Red mud: Toxic waste of aluminum refining
Red mud is a toxic byproduct of the industrial process that refines bauxite, raw aluminum ore, into aluminum oxide, or alumina.
(Alumina is put through a separate process, electrolysis, to make aluminum metal.)
Bauxite is a mixture of minerals. In addition to aluminum compounds it contains iron oxides, sand, clay and small amounts of a form of titanium oxide called anatase; it can also hold traces of radioactive minerals, such as uranium or thorium compounds.
This raw material is bathed in a solution of a strong base — sodium hydroxide (lye or caustic soda) — at a high temperature and pressure. The aluminum compounds in the bauxite dissolve in the hot caustic solution while the other components remain behind.
Everything that doesn't get dissolved in the process is called red mud, its rusty colour deriving from the iron compounds.
Depending on the origin, quality and composition of the bauxite, the amount of red mud left over from the alumina refining can vary widely. For every tonne of alumina produced, the process can leave behind a third of a tonne to more than two tonnes of red mud.
The mud is a complex chemical soup, a watery slurry of fine rock particles and salts, containing toxic heavy metals. It can be slightly radioactive if the original bauxite contained radioactive minerals.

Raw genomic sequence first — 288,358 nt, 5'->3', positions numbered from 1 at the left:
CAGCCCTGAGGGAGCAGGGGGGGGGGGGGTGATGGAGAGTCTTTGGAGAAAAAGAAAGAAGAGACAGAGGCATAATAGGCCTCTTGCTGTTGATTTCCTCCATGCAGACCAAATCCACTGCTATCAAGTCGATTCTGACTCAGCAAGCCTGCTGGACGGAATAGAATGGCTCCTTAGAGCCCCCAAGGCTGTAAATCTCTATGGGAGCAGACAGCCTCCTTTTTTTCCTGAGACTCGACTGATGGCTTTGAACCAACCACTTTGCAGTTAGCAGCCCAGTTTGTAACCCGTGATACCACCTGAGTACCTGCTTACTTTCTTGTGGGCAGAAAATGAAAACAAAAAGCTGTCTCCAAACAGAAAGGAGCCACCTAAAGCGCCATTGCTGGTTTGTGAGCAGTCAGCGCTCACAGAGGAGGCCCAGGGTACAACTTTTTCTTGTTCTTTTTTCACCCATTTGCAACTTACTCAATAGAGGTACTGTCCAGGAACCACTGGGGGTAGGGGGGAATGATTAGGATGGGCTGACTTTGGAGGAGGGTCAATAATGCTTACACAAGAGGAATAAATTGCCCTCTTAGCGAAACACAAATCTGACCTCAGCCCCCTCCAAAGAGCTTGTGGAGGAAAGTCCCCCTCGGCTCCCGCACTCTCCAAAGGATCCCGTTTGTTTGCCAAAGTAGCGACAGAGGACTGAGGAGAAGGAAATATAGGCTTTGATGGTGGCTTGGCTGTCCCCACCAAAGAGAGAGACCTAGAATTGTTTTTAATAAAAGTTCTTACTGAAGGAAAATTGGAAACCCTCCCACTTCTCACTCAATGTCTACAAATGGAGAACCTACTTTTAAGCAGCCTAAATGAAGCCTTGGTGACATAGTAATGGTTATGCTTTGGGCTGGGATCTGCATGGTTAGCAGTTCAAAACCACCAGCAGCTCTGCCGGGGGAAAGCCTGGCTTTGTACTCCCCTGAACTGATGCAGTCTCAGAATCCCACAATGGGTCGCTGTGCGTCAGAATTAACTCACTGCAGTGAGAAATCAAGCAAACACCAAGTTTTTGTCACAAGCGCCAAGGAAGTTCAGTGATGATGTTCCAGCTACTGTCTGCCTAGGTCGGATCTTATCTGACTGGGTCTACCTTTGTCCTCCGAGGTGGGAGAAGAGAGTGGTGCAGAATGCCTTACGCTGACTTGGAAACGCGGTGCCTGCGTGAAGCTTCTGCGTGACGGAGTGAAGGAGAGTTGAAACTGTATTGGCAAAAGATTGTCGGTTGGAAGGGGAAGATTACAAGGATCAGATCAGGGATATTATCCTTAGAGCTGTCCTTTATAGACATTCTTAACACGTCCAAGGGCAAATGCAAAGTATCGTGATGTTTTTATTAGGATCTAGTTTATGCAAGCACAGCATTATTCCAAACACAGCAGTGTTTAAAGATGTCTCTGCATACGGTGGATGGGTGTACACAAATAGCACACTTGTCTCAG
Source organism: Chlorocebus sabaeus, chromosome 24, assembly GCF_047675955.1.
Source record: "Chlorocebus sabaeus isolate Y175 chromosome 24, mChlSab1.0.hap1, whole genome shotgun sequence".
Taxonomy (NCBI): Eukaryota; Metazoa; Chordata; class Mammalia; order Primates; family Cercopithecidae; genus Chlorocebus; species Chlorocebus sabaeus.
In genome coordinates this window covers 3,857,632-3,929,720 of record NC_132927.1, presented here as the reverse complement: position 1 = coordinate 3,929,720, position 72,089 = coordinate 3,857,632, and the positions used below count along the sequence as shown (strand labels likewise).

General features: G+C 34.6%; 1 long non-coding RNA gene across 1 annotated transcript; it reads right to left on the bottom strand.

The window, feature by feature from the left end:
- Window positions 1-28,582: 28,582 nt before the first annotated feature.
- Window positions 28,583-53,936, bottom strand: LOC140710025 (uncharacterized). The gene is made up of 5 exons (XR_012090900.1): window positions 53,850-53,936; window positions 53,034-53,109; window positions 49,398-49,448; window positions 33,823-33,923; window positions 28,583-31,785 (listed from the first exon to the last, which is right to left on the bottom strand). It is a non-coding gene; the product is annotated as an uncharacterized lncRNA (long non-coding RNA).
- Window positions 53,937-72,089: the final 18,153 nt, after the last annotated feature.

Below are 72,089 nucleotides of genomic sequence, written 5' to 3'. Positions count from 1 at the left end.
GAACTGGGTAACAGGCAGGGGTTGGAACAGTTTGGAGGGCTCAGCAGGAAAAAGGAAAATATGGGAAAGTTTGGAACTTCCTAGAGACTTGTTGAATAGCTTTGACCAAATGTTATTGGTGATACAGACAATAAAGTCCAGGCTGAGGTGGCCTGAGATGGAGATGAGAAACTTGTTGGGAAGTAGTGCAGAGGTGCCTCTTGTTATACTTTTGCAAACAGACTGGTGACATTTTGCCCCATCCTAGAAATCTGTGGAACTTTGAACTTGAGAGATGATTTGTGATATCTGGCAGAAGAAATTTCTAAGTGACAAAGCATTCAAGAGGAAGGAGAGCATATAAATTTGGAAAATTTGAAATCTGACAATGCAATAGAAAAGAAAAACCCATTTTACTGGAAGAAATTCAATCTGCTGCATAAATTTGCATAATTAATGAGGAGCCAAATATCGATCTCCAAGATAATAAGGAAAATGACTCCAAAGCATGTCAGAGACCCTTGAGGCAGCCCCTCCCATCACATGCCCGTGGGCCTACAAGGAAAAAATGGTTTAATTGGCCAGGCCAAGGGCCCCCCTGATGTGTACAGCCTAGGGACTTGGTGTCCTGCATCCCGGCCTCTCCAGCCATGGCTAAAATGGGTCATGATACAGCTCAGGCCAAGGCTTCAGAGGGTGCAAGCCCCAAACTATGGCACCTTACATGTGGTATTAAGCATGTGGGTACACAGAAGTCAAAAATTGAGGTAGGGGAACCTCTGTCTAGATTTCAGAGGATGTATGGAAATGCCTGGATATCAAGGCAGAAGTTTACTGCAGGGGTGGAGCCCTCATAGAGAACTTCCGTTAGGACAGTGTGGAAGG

The mud also has a high pH because of the sodium hydroxide solution used in the refining process. The base is strong enough to kill plant and animal life, and to cause burns and damage to airways if the fumes are breathed.
Other than some limited use as a pigment in the manufacture of bricks and concrete, the red mud is waste. Although it contains useful elements, such as iron, titanium and residual aluminum, there is no economically viable way to extract them from the mud.
Most refineries collect the mud in open ponds to allow some of the water to evaporate. Once it's dry, after several years, the red mud is buried or mixed with soil.
The red mud is kept in reservoirs, so there is the possibility of leaks and floods, as seen in western Hungary.
Because of this, some refiners, including the Rio Tinto Alcan refinery in Jonquière, Que., use powerful presses to squeeze the water out of the mud and evaporators to dry most of the rest. The company says up to 90 per cent of the Quebec site's waste is dried before being stored.